Keppel to proceed with arbitration action against SPH, Cuscaden calls for no delay on rival offer

This comes after SPH filed notice to terminate Keppel's takeover offer and let its shareholders vote on a rival bid from Cuscaden Peak. ST PHOTOS: KUA CHEE SIONG, LIM YAOHUI

SINGAPORE - Keppel Corp on Thursday morning (Feb 10) said it will continue with its arbitration proceedings against Singapore Press Holdings (SPH), after SPH filed notice to terminate Keppel's takeover offer and let its shareholders vote on a rival bid from Cuscaden Peak.

On the same morning, Cuscaden said any action that delays the vote on its bid would go against the interest of SPH shareholders.

Keppel in a filing with the Singapore Exchange on Thursday said it had received a termination notice from SPH after it filed notice to start arbitration proceedings against SPH.

The termination notice, among others, stated that the Securities Industry Council (SIC) - the regulator for takeovers and mergers - had no objections to SPH's exercise of its right to terminate the implementation agreement with Keppel, and that not all the conditions of the Keppel scheme had been satisfied on or before the Feb 2 cut-off date.

Earlier in December last year, the SIC had thrown out a clause in Keppel's offer that restricted SPH from holding a scheme meeting to vote on a rival offer within eight weeks from the Keppel scheme meeting.

Mr Christopher Lim, group executive director of Hotel Properties (HPL) and spokesman for Cuscaden, said in the statement on Thursday: “With the latest SIC ruling, SPH and Cuscaden can move forward expeditiously to table the Cuscaden offer for SPH shareholders to vote."

But Keppel's unit for the takeover bid, Keppel Pegasus, said SPH should not have consulted with SIC on the termination, "given the prevailing circumstances where the Keppel scheme should have been put to shareholders of SPH for their consideration".

Keppel also said the SIC ruling does not affect Keppel Pegasus' rights under the Keppel implementation agreement, which sets out the terms and conditions for how the offer for SPH, which has shed its media business, would be carried out.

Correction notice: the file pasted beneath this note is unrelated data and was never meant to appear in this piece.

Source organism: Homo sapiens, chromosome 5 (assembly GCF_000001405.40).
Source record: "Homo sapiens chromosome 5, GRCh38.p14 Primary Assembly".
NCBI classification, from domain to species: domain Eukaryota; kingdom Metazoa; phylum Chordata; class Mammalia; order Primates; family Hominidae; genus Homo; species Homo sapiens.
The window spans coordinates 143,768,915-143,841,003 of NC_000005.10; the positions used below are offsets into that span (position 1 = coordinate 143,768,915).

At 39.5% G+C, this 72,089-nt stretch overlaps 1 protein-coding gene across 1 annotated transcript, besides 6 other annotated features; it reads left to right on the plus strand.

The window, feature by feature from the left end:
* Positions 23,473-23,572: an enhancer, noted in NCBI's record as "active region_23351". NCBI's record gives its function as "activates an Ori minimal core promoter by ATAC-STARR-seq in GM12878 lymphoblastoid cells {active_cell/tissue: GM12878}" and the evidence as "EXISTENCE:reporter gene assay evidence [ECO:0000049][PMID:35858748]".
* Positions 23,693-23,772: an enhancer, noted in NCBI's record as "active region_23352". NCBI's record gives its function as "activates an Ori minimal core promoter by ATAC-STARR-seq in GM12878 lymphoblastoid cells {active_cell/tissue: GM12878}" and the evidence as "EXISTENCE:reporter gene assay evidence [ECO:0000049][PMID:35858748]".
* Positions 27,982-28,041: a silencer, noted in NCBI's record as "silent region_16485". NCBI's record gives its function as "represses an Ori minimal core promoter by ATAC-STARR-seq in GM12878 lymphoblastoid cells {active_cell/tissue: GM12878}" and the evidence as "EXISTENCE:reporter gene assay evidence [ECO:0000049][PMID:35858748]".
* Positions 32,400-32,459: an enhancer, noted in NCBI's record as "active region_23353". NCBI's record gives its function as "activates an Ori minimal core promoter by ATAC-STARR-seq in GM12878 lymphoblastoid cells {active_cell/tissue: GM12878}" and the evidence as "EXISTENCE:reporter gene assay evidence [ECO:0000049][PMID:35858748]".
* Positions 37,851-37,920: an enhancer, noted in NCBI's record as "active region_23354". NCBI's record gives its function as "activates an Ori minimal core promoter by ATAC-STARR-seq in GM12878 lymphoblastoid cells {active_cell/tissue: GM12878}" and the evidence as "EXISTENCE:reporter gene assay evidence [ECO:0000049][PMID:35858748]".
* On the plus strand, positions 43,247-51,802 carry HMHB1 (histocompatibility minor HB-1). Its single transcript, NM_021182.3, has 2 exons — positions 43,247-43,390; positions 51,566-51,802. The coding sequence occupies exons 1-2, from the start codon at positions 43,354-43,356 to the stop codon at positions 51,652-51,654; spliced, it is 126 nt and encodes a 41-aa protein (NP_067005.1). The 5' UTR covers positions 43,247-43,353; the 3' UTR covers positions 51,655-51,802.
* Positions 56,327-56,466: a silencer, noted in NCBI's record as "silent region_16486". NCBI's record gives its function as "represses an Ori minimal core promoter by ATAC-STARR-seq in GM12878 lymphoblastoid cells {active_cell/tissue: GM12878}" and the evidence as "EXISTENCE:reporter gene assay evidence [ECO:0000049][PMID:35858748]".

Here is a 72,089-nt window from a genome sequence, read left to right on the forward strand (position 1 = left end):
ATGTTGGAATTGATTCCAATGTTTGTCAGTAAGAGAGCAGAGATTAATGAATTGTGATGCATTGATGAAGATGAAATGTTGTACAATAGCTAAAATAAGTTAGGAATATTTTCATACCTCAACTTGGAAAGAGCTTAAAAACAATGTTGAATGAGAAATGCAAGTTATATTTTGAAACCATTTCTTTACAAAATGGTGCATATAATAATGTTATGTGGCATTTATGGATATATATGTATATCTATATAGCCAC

Keppel said it would continue with the arbitration proceedings to enforce its rights and seek various reliefs against SPH, including specific performance of SPH's obligations.

Mr Lim in his statement said: "Any attempt to delay the Cuscaden scheme process goes against the interest of SPH shareholders and deprives them of the opportunity to vote in favour of the Cuscaden scheme and receiving value in their investments promptly.

"We are aligned with SPH shareholders' interests and will continue to work closely with SPH to ensure that our offer can be tabled to SPH shareholders as soon as possible."

In its filing on Wednesday, SPH noted that the implied value of Cuscaden's offer is superior to that of Keppel's.

Cuscaden - a consortium backed by HPL, billionaire businessman Ong Beng Seng, and two Temasek-linked entities, CLA and Mapletree - had raised its offer for SPH to $2.40 a share, comprising $1.602 cash and 0.782 of an SPH Reit unit. This was after Keppel made a final offer of $2.351 per share, consisting of $0.868 per share in cash, 0.596 of a Keppel Reit unit and 0.782 of an SPH Reit unit.

As at Wednesday, the implied valuation of Cuscaden's offer is $2.36 for an all-cash consideration and $2.361 for a combination of cash and SPH Reit units. This is higher than the implied valuation of the Keppel offer at $2.318, which is also below SPH's closing price of $2.33 on Wednesday.

"The Cuscaden scheme, which offers the optionality of an all-cash consideration or a cash and units consideration, provides an opportunity for SPH shareholders to crystallise their investment in SPH at superior value," Cuscaden's Mr Lim said in his statement.

"We have been steadfast in our commitment to deliver a compelling offer to SPH shareholders and our implementation agreement with SPH remains in full force," he added.

Shares of SPH were unchanged at $2.33 as at 10.44am on Thursday, while Keppel was trading up one cent, or 0.2 per cent, at $6.05.

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